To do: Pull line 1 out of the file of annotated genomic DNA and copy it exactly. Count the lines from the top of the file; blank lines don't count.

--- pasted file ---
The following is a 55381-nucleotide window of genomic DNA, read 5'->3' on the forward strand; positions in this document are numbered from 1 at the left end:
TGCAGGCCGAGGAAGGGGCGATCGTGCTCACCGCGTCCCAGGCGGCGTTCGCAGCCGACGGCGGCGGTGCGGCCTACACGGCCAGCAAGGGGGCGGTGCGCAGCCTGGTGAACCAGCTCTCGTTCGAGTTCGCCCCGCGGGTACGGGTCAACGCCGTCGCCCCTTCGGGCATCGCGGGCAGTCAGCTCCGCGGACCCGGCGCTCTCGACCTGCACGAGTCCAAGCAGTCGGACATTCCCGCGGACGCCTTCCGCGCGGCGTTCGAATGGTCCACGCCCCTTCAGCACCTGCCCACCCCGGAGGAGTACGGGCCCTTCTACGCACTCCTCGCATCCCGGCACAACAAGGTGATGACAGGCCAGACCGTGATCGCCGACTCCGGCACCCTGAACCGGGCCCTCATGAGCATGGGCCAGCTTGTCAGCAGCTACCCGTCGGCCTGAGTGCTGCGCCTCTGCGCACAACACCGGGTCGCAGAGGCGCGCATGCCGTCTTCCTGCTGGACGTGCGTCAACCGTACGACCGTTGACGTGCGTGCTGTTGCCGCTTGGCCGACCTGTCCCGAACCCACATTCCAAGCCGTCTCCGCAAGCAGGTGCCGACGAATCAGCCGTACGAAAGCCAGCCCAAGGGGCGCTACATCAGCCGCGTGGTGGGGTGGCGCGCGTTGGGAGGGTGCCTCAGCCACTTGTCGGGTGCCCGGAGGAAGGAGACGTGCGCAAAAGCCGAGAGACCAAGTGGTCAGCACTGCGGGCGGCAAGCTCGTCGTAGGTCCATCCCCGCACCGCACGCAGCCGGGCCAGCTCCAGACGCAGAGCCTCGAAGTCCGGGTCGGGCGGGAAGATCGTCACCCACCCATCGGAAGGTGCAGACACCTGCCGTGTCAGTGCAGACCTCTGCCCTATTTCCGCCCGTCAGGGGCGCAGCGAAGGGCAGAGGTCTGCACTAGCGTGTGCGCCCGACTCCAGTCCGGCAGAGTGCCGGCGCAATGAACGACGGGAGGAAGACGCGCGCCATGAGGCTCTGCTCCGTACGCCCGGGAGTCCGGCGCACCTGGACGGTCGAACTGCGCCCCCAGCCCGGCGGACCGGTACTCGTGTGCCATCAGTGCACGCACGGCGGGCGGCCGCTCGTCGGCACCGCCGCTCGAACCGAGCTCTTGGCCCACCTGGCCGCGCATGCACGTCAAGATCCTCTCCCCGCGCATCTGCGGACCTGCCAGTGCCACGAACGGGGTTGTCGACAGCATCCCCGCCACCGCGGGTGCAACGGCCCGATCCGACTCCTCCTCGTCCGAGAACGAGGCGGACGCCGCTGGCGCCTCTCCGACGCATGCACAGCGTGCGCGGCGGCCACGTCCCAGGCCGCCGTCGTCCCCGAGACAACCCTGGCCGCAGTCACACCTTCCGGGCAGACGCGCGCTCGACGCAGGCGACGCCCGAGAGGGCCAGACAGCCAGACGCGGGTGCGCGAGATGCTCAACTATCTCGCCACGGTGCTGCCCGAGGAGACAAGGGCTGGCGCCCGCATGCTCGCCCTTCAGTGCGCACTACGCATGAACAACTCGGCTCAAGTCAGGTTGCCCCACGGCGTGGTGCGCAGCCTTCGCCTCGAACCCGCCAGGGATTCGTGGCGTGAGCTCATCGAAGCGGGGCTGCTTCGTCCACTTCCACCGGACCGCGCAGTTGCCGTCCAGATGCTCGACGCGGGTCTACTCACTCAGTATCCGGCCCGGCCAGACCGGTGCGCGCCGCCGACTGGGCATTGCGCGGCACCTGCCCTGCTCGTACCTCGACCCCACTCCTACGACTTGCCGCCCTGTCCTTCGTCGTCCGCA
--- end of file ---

The following is a 55381-nucleotide window of genomic DNA, read 5'->3' on the forward strand; positions in this document are numbered from 1 at the left end: